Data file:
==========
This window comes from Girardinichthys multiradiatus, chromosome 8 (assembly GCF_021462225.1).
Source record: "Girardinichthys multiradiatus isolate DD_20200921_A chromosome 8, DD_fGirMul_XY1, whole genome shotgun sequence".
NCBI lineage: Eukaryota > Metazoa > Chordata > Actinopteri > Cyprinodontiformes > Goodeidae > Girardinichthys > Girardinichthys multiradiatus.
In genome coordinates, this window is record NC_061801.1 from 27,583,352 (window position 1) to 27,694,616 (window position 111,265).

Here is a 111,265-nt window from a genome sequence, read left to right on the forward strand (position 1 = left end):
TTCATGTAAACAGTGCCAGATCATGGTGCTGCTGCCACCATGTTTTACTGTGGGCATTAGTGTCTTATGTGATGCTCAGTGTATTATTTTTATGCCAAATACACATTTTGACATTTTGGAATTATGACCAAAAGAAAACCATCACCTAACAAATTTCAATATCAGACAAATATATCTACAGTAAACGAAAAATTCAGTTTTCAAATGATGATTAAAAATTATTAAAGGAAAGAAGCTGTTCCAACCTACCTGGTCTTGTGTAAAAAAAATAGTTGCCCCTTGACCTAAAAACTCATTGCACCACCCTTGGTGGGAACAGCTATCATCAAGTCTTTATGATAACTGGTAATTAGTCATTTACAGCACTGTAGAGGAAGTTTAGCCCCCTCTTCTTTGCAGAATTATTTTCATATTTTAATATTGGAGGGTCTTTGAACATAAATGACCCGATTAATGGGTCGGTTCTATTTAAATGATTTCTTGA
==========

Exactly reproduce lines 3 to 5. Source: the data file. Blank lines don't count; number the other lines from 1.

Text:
NCBI lineage: Eukaryota > Metazoa > Chordata > Actinopteri > Cyprinodontiformes > Goodeidae > Girardinichthys > Girardinichthys multiradiatus.
In genome coordinates, this window is record NC_061801.1 from 27,583,352 (window position 1) to 27,694,616 (window position 111,265).

Here is a 111,265-nt window from a genome sequence, read left to right on the forward strand (position 1 = left end):